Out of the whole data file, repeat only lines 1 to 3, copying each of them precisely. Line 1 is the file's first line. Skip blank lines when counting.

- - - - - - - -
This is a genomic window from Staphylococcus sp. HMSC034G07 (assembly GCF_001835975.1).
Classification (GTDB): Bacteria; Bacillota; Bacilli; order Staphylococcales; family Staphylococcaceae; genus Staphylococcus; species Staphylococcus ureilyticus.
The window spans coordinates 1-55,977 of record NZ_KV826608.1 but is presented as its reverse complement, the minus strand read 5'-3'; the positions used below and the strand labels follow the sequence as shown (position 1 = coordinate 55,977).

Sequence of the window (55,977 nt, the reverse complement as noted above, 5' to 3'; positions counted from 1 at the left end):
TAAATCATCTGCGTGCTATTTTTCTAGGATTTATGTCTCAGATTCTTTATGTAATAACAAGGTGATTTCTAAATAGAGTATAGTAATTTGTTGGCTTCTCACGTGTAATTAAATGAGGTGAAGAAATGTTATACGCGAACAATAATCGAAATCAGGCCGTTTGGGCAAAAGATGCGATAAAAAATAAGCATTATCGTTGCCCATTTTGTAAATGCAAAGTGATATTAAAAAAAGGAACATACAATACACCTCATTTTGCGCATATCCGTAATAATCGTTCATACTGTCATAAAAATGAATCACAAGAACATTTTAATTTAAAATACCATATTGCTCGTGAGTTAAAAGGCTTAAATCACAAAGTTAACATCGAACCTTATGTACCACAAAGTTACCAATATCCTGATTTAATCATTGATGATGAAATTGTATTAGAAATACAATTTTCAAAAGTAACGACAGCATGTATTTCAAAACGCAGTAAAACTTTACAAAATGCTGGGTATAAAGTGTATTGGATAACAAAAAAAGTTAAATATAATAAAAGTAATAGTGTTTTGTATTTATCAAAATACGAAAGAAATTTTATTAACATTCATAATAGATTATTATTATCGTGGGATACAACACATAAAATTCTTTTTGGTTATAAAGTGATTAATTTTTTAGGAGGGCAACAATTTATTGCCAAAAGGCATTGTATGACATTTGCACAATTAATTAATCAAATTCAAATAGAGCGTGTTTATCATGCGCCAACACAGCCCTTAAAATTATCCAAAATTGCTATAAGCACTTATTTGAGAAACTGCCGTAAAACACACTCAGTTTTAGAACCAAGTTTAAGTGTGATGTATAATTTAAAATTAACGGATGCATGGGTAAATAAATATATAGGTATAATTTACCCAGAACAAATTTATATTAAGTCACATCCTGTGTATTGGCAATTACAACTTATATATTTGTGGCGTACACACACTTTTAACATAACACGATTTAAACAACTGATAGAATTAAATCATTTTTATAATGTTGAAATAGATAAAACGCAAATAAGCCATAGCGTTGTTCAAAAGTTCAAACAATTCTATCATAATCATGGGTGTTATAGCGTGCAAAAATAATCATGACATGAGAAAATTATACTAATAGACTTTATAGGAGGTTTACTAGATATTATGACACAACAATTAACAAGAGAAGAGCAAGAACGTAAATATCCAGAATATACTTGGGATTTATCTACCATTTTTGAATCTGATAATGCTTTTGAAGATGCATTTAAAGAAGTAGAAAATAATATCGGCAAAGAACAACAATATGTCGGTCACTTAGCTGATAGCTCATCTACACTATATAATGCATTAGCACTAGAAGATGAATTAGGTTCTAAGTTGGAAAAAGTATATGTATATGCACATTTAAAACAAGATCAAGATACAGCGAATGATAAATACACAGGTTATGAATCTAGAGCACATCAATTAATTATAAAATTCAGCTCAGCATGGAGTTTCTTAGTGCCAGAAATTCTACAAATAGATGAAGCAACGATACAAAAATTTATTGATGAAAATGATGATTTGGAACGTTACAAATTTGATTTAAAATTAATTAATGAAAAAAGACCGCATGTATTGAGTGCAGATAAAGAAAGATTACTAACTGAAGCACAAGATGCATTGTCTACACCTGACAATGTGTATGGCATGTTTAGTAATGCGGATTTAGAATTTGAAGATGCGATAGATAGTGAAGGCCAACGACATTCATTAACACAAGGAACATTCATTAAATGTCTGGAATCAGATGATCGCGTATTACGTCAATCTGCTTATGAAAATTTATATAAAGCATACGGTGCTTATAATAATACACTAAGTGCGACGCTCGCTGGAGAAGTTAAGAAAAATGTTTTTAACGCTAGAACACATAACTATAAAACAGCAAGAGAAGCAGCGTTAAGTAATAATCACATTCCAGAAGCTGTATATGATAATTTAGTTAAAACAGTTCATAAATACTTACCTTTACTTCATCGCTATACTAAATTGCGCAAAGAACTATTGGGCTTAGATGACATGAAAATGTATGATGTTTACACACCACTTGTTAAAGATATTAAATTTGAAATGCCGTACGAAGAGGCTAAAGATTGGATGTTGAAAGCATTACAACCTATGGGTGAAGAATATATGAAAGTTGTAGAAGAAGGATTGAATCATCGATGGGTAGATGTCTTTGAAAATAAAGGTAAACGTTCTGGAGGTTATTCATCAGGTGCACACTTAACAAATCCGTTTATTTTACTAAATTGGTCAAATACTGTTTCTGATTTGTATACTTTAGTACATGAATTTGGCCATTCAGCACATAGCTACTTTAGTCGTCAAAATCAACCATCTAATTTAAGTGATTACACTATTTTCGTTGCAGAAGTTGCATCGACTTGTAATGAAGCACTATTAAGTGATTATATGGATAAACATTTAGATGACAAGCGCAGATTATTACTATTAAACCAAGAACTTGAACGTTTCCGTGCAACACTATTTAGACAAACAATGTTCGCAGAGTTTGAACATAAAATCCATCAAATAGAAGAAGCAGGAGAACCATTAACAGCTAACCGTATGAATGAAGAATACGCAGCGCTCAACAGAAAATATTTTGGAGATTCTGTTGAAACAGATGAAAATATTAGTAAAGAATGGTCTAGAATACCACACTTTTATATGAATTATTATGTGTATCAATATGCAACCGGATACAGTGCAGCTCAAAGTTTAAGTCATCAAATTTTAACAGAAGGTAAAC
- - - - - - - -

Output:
This is a genomic window from Staphylococcus sp. HMSC034G07 (assembly GCF_001835975.1).
Classification (GTDB): Bacteria; Bacillota; Bacilli; order Staphylococcales; family Staphylococcaceae; genus Staphylococcus; species Staphylococcus ureilyticus.
The window spans coordinates 1-55,977 of record NZ_KV826608.1 but is presented as its reverse complement, the minus strand read 5'-3'; the positions used below and the strand labels follow the sequence as shown (position 1 = coordinate 55,977).